Americans are in the age of reducing waste. There’s a big push to purchase sustainable products, reduce our usage of plastics, and recycle. But has this trend carried over to our personal finances?  Not really. In a study by The Ascent, the financial expertise arm of The Motley Fool, more than 60 percent of respondents felt they have wasteful financial tendencies. Why is that?

The Money Pit

I recently came across an interesting article in The Wall Street Journal about the areas where people waste the most money. It featured several snippets from interviews of industry professionals and academia, each of whom brought interesting points and perspectives to the table.

The first area identified as a common waste of money was the family home. While your home is often your greatest asset, it can also easily be your greatest liability. In particular, the interviewees suggested that people often buy houses that are too big for their needs. Bigger houses come with heftier price tags, and additional square footage equates to increased utility expenses and maintenance costs.

But there’s more to this viewpoint. One interviewee pointed out that as the world modernizes, we need less space instead of more. Why have a sprawling kitchen if you order dinner from delivery services instead of cooking? And, as we’ve increasingly gone paperless, our computer takes the place of clunky filing cabinets while e-readers replace conventional magazines and books.

The big yards that many larger houses come with require time and money to maintain and often we aren’t even around enough to enjoy them. Plus, the size of the American family is shrinking. Ironically while we need less square footage, new homes are getting larger (National Association of Home Builders).

The Cost of Having a Family

Aside from buying a house, our next largest expense is likely raising our children.  In 2017, the U.S. Department of Agriculture determined that the average cost of raising a child from birth through age 17 was $233,610.  Realistically, do the costs really end there? For many parents, the answer is no.

According to a NerdWallet study, 80 percent of parents of adult children are covering, or have covered, at least a portion of their adult children’s expenses after they turned 18. From diapers, to daycare, to college, and everything in between, children are expensive. But just how expensive they are is up to you.

As one WSJ interviewee pointed out, young children are often over-scheduled in extra-curricular activities—and those can cost big bucks.  A 2016 Utah State survey found the average family spends more than $2,000 per year on sports—with some families spending close to $20,000! Reconsider the number of activities your children participate in and how much they cost your household.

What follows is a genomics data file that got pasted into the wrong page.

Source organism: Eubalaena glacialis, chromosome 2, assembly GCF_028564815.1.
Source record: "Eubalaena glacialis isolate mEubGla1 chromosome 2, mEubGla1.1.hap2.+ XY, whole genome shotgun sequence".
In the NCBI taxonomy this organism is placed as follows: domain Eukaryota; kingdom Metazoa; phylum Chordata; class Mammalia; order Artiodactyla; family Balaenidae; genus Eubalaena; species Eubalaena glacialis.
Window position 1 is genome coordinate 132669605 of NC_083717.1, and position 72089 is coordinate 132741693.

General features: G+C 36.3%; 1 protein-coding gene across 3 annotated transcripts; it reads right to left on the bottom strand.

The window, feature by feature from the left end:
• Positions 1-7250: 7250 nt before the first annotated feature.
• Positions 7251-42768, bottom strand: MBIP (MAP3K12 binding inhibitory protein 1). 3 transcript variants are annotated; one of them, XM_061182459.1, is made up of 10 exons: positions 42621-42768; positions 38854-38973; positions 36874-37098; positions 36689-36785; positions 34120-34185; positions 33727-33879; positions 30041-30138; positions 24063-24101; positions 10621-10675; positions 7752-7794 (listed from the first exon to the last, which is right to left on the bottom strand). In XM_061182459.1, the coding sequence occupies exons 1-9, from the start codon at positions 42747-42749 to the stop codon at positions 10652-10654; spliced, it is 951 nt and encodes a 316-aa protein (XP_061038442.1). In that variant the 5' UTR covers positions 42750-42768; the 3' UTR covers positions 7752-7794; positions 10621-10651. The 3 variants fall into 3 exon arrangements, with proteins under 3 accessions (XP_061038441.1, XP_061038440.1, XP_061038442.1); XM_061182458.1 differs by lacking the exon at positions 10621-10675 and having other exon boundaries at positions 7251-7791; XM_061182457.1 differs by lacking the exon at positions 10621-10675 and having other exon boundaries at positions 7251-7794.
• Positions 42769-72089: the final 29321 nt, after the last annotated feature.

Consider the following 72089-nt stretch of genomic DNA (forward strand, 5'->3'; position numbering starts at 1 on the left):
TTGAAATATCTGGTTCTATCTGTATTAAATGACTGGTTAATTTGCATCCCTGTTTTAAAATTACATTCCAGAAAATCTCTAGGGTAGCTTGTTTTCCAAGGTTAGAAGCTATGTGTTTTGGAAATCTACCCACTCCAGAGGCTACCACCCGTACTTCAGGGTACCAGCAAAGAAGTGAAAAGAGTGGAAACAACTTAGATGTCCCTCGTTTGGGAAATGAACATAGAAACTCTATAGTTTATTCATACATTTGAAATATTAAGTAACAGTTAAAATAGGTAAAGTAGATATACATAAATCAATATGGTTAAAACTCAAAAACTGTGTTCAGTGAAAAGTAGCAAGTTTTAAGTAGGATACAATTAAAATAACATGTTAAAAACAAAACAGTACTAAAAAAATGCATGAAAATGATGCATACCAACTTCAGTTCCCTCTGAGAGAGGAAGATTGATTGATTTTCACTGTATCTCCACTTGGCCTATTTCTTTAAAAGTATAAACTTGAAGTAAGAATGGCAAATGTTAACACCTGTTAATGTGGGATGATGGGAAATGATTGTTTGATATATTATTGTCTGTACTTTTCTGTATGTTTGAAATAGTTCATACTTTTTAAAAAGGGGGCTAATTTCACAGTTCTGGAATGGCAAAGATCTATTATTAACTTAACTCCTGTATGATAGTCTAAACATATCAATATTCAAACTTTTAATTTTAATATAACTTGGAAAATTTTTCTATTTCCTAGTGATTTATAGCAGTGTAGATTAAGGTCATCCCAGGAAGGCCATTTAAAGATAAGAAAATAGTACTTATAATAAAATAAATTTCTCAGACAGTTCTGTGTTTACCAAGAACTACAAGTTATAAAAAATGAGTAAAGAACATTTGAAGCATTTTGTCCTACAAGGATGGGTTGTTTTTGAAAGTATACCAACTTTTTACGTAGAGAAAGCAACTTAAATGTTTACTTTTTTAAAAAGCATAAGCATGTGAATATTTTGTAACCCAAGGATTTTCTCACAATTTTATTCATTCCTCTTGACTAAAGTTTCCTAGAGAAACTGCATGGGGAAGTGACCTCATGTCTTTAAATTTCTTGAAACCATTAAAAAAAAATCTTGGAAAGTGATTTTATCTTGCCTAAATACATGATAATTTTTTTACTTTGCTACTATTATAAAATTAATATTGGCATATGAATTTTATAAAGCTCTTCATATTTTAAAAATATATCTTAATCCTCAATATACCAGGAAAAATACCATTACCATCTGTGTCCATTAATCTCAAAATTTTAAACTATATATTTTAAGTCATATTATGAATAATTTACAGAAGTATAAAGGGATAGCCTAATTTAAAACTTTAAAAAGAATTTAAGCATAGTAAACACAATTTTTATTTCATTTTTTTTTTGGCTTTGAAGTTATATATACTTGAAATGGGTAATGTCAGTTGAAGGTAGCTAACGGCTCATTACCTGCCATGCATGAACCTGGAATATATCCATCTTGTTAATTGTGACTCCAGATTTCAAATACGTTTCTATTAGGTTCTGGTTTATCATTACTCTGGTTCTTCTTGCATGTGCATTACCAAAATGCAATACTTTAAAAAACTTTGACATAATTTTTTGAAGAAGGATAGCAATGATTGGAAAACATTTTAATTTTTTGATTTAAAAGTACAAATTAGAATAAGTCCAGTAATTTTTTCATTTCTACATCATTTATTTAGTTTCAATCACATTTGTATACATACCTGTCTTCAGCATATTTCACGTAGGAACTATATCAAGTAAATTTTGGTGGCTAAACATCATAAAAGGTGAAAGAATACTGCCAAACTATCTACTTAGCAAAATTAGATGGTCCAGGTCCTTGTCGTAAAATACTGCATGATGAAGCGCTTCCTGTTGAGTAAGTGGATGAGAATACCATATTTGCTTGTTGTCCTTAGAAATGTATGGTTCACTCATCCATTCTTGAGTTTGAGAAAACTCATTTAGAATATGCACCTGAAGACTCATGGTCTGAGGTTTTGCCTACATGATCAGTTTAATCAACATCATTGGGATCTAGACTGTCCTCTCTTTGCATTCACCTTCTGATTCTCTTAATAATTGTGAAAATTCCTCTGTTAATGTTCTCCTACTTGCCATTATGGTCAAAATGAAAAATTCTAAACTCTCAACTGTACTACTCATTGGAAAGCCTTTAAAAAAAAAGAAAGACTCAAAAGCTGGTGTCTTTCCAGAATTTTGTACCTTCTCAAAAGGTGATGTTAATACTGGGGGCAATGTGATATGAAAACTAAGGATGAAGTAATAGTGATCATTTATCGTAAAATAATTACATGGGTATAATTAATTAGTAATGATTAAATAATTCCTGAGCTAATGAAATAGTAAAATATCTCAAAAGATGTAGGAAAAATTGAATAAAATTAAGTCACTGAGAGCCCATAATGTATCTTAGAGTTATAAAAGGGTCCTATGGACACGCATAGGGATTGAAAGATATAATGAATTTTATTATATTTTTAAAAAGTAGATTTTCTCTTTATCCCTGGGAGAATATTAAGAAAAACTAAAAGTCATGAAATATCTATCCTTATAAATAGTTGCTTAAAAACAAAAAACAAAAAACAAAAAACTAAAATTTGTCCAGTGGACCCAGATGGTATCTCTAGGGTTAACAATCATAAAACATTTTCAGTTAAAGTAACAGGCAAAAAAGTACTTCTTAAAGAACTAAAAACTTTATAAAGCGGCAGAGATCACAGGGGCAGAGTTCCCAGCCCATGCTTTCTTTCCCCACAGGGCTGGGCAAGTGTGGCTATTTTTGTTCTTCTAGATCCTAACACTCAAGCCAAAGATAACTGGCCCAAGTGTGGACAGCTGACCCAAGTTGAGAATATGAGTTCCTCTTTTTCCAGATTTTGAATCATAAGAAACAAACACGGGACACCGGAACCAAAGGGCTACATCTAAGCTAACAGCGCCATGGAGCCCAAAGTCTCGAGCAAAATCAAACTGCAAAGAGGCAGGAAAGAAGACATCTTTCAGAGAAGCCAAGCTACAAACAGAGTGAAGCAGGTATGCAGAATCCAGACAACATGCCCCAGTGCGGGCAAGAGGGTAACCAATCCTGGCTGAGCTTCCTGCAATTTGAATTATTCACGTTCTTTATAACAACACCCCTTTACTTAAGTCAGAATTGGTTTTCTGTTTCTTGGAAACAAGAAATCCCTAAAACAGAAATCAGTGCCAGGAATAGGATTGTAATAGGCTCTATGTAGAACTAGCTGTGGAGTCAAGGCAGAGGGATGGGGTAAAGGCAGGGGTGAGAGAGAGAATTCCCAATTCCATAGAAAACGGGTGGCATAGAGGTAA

When it comes to adult children, they tend to remain on family group expenses such as car insurance and cell phone plans indefinitely. Remember the movie Failure to Launch? If you're having trouble broaching the issue, give your adult children a one- or two-month warning before taking them off the accounts. Then do it! You may have to help them work out a budget first, though! 

Grocery Shopping: The Unintentional Consequences

The final budget sucker is unplanned grocery trips. We’ve all been there. How many times have you gone into Target for one item but came out with a shopping cart full of groceries and other stuff you never intended to buy?

Did you end up throwing away some of those groceries after their expiry date had passed? You’re not alone. The U.S. Department of Agriculture found that Americans waste one pound of food per day. This equates to $4,015 per household per year (Bureau of Labor Statistics). To curb this type of wasteful spending, create a weekly grocery budget, plan your menus before grocery shopping, and then, stick to the plan!

Reel It In

October is Financial Planning Month. If you tend to ignore your finances, use this “holiday” to as a reminder to reevaluate your financial plan and personal finances each year. How has your actual spending compared to your budgeted amounts? What does your balance sheet look like today? Track your progress toward long- and short-term financial goals.

Don’t have a plan? There’s no better day than today to sit down with a financial planner and get started!

Conclusion

Are you intentional in how you spend your hard-earned dollars, or do you feel like you’re hemorrhaging money? A budget is a spending plan for every dollar. Be sure to set aside time to review your spending tendencies and evaluate whether your dollars are allocated to the right places.

Kate Arndt, is a financial planner with Bedel Financial Consulting Inc., a wealth management firm located in Indianapolis. For more information, visit their website or email Kate.